If you are a dog who is friend to hundreds of people, a dog who gets a lot of pets, but also hears the troubles of men who trust that their secrets are safe with you because, well, you are a dog, you might be a mascot for the military.
Venus was such a dog.
Venus, a Bulldog, is seen in the photo above at the wheel of HMS Vansittart, a modified W-class destroyer built for England’s Royal Navy. The ship was ordered to be built by William Beardmore & Company in January 1918, but she wasn’t commissioned until the fall of 1919, so she had no part in WWI. She did serve in the Atlantic Fleet until 1925 when she was transferred to the Mediterranean which is where she got her nickname, “Fancy Tart,” some say a derisive term known on the lower decks of her sister ship. That probably changed on July 1, 1940 when she sank a U-102 with depth charges in the Atlantic south west of Ireland, and picked up 26 survivors from U-102’s last “victim,” the British merchant ship Clearton. For this action, her captain, Lt Cdr Walter Evershed was awarded the Distinguished Service Order, a British military decoration awarded to officers who performed distinguished service in war.
An official RN Photographer, Tomlin H W (Lt), took several photographs of Venus, and a year later, the Vansittart rescued 133 survivors from HMS Wild Swan which had been bombed and sunk by Ju 88 bombers while escorting Convoy HG84 in the Western Approaches.
For a dog, Venus saw a lot of action.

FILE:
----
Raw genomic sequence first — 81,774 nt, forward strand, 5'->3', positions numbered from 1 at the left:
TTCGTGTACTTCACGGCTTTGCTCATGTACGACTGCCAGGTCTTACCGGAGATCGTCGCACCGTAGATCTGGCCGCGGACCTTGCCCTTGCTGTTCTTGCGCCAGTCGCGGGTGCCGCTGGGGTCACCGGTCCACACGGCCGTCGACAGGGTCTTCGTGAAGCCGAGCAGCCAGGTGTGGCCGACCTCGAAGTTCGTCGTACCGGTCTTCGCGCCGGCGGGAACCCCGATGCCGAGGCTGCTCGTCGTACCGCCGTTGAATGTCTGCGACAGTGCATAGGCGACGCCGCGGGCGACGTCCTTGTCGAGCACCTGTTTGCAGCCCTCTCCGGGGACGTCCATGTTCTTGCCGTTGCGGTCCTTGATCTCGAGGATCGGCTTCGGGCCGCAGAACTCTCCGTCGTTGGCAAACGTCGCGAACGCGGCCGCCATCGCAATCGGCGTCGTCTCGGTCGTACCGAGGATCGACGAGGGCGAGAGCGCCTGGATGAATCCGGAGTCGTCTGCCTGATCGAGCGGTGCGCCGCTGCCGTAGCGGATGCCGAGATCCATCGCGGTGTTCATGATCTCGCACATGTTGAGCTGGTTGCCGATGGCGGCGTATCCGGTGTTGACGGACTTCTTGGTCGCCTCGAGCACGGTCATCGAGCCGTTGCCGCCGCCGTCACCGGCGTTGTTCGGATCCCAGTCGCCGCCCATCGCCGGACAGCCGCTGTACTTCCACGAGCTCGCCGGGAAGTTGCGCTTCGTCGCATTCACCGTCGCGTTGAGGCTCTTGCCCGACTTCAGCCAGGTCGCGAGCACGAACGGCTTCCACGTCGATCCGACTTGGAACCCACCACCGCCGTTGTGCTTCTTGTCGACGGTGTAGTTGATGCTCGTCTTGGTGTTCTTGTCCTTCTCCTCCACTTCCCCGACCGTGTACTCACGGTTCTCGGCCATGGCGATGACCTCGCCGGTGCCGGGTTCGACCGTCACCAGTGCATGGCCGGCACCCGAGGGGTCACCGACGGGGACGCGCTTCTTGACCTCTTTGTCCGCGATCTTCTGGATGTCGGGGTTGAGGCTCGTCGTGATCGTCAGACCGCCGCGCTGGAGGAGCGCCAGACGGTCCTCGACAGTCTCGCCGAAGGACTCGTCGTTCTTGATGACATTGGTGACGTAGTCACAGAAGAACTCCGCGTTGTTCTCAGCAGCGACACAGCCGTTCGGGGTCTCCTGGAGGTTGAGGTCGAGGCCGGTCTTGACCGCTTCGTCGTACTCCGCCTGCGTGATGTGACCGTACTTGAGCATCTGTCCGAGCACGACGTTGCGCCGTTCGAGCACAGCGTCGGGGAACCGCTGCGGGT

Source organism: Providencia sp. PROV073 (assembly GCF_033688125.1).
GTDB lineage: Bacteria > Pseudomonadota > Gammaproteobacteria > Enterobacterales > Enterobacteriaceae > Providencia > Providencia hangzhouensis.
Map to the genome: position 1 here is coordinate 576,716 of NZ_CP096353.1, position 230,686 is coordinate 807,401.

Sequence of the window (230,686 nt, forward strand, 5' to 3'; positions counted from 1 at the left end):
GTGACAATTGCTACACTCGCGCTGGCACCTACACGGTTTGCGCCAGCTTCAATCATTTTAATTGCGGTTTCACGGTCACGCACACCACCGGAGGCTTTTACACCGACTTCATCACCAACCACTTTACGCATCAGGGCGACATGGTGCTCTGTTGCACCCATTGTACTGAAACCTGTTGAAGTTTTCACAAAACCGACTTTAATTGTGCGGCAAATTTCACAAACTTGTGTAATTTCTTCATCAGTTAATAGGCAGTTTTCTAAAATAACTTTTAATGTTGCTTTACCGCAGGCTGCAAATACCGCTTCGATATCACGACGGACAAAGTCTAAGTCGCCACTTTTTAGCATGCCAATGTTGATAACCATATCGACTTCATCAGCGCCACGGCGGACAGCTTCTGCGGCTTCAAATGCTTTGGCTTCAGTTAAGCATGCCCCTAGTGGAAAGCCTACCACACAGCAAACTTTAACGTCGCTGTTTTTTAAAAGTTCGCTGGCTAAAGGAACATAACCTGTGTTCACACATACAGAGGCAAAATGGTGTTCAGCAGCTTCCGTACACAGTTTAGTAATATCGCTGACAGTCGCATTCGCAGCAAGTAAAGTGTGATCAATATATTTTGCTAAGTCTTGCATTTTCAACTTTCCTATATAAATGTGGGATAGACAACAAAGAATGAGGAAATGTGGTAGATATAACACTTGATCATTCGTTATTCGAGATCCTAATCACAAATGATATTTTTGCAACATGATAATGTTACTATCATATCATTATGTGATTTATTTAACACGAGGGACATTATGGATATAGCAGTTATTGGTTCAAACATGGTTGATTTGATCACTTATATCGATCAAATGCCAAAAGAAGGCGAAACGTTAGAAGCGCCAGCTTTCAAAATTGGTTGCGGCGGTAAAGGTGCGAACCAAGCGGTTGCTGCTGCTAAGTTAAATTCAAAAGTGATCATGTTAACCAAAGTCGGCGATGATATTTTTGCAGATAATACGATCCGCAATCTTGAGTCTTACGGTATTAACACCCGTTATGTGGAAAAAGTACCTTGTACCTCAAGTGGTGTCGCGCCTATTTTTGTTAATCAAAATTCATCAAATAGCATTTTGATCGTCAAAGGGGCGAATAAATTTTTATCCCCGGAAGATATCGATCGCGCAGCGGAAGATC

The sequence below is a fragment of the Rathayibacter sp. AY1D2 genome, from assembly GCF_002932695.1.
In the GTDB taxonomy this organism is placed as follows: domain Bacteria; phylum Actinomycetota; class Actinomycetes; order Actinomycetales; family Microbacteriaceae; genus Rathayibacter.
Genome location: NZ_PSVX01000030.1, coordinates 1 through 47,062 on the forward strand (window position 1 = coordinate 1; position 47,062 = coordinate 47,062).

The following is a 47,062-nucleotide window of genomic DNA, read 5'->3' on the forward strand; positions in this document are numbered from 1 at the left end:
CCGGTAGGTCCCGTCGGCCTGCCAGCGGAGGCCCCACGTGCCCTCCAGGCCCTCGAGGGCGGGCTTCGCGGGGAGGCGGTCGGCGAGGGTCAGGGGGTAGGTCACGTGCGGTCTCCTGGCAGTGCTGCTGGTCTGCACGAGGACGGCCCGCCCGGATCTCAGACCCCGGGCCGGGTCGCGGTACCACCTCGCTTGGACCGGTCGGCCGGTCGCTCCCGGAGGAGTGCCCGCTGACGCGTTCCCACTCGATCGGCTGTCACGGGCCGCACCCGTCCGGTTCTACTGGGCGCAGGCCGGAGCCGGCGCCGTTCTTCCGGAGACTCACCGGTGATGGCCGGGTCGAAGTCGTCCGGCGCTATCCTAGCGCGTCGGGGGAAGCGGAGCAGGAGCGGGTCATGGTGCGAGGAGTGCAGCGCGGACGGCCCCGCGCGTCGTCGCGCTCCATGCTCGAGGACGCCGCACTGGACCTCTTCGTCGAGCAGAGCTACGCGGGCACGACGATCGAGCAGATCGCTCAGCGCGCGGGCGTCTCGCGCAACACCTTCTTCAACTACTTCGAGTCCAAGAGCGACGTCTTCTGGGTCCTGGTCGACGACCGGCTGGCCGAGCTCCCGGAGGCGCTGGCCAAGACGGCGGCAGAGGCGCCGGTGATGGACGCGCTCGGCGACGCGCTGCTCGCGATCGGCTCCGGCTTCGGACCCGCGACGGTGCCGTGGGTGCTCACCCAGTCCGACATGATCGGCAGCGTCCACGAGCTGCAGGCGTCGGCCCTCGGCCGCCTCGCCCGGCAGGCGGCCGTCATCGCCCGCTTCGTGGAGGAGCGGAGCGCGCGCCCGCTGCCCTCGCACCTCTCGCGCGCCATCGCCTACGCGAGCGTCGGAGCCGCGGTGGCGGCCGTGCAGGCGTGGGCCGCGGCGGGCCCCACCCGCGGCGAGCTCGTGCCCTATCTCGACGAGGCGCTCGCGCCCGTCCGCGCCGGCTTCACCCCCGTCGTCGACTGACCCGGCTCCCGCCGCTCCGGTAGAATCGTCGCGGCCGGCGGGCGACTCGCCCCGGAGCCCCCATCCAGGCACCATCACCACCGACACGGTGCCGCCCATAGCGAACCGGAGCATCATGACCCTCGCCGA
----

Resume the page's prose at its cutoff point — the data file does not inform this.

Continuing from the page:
We talk a lot about mascots on these pages because many of them were purebred dogs, and they mattered to the people whose spirits were buoyed by them, often during difficult times.
While it wasn’t the norm for Brits to have dogs on board their military vessels owing to sailor safety and the extra responsibility of caring for a dog, Venus was a famous exception. She belonged to the captain of the Vansittart, and it was in this way that she became the ship’s mascot. Sailors helped care for her, and no doubt, more than one was tasked to walk her around. The trail of her story ends abruptly, and we hope she lived out a long life.
The top image of Venus was created and released by the Imperial War Museum on the IWM Non Commercial Licence. Photographs taken by a member of the forces during their active service duties are covered by Crown Copyright provisions. Faithful reproductions may be reused under that licence, which is considered expired 50 years after their creation, and because this was several years ago, the image is now in the public domain.